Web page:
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cent. of their pension. One employee who had worked for the company since 1958 found out two years before his retirement that he would lose 90 per cent. of his pension. He will receive no assistance whatsoever.

My constituent, Mr. Hawkes, has campaigned tirelessly on behalf of these constituents and, along with others, he is understandably bitter about the recent letter that I and others received from the Secretary of State that made it clear that he may seek the costs of judicial review from the pensioners. Mr. Hawkes’s confidence in the democratic process, and that of others who have read the Select Committee’s report, will depend on how the issue is resolved.

Mr. Bellingham: My right hon. Friend has highlighted two important problems with the FAS: first, solvent employer schemes are excluded; and, secondly, anyone more than 15 years from pension age is excluded, which affects quite a few of my constituents. The Government said that the extension to the FAS would be worth £1.9 billion. Is my right hon. Friend aware that the present cash value of the extension is only £540 million? The Government have to be clear about what the extension is worth.

Sir George Young: The Select Committee began to query some of the estimates that the Government have given about costs.

The second reason I wished to speak was to comment on the constitutional aspect of the situation. At a time at which neither MPs nor Parliament are held in high regard, this matter is a litmus test for the democratic process. We are all sent here to hold the Government to account. This is not the Opposition against the Government, but Parliament against the Executive. On the one hand, we have the unanimous conclusion of a Select Committee of the House that supports the findings of our parliamentary ombudsman, and on the other we have the Department for Work and Pensions, which is accountable, through its Secretary of State, to the House. The House, through its Select Committee, heard the Secretary of State’s defence and unanimously rejected it. My constituents know that if Members of Parliament have the will, they can compel the Government to think again. If we do not, their worst fears—and those of others who have faith in Parliament—will be fulfilled.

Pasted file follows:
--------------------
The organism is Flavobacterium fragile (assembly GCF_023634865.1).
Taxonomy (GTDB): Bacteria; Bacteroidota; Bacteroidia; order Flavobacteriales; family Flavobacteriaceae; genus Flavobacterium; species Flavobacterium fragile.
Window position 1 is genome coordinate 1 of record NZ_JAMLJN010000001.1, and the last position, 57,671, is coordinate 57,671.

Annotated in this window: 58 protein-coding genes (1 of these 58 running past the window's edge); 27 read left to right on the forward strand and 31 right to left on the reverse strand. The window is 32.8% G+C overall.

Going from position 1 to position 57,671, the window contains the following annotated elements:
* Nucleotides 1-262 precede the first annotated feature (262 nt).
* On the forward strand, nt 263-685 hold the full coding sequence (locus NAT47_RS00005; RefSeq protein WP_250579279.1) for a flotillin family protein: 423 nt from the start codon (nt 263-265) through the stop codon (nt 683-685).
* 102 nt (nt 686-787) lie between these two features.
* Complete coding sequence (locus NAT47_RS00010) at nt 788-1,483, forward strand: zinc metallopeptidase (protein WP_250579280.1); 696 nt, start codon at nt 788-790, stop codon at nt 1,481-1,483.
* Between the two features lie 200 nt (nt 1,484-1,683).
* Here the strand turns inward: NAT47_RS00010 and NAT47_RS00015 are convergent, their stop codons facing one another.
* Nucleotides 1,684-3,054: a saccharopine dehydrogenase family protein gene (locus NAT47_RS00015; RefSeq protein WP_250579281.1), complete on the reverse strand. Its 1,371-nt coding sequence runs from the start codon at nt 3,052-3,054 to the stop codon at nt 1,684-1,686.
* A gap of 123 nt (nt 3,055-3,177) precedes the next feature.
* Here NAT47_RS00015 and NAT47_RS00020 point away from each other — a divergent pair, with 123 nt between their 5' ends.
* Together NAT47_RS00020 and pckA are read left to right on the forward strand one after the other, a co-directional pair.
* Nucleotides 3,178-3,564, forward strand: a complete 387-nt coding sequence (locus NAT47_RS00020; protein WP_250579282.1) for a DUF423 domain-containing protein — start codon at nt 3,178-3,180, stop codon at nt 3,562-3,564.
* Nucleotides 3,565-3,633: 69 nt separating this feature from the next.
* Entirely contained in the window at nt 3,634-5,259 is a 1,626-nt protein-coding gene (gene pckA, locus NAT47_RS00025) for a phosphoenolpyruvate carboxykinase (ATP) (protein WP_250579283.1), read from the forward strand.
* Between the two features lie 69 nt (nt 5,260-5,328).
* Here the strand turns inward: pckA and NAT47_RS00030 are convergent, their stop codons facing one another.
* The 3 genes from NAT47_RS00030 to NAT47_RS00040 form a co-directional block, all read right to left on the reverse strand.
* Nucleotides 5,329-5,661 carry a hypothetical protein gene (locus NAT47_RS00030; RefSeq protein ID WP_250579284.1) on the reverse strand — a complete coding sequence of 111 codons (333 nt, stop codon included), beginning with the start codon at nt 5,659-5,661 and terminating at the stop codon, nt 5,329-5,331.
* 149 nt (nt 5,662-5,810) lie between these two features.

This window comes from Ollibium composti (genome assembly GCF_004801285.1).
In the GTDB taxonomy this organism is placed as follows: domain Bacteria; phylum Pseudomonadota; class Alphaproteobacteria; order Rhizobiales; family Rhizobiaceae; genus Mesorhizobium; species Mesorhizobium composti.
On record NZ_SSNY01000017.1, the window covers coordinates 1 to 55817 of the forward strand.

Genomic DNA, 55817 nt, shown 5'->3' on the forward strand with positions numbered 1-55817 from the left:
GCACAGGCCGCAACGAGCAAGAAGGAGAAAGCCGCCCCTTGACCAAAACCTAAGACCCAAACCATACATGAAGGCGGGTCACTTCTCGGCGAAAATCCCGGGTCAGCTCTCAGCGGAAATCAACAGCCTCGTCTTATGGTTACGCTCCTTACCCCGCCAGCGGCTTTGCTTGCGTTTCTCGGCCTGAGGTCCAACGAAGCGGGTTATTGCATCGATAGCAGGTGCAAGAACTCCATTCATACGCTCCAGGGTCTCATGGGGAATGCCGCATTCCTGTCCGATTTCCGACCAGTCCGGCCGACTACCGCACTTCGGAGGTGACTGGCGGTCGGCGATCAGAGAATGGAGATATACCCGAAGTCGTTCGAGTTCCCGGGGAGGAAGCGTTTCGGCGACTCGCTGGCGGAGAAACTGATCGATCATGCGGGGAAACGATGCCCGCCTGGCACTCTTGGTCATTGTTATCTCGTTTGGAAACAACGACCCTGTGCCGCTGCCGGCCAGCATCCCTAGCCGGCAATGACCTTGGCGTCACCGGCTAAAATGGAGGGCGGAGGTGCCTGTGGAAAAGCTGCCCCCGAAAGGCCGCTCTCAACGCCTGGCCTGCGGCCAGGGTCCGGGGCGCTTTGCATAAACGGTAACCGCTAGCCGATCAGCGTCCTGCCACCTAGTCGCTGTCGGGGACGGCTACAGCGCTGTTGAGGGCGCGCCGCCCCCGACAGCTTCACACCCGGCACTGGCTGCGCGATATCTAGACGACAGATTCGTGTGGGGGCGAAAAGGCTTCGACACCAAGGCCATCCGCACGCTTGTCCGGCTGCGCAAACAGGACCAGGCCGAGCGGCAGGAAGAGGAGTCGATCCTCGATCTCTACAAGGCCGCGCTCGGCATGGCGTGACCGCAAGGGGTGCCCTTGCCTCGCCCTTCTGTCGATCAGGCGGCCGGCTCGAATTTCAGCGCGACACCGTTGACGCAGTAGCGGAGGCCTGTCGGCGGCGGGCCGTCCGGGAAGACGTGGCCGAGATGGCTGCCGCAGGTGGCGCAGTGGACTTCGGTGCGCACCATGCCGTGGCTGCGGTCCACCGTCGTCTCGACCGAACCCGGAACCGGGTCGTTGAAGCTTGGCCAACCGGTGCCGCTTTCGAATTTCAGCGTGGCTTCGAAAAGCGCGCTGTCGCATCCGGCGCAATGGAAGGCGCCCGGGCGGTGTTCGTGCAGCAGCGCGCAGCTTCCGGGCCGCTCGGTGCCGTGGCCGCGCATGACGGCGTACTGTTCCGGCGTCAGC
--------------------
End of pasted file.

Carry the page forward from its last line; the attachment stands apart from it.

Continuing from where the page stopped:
I have a third and final reason for speaking in the debate. As Secretary of State for Transport in the previous Administration, my Department was involved in a similar stand-off with the ombudsman and the Select Committee. I say this in defence of the Secretary of State: he is pulled two ways because although the ombudsman and the Select Committee may be pulling him one way, he might well have his accounting officer and his permanent secretary, and perhaps the Treasury and the National Audit Office, pulling him the other way, reminding him that he is accountable for public funds.

A letter dated 5 December was perhaps sent out in anticipation of the debate. It enclosed some Q and A—questions and answers—but there was no A to the most frequently asked Q: why have the Government rejected the Select Committee’s report? I found the letter rather dismissive of the Select Committee. Its unanimous recommendation is dismissed with the comment:

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The case in which I was involved, which is referred to in the report, involved compensation for blight caused by the Channel tunnel rail link. I believe that it offers a way out of the current impasse. In that case, a satisfactory resolution was achieved—it is referred to on page 36 of the report. Initially, the Department rejected the recommendations of the ombudsman and the Select Committee on compensation for blight. At this stage in the proceedings, however, the Government thought again.

The letter that I wrote to the Select Committee on 1 November 1995 identifies the route that should be used on this occasion. I wrote:

I went on to write:

I then added two somewhat pompous sentences: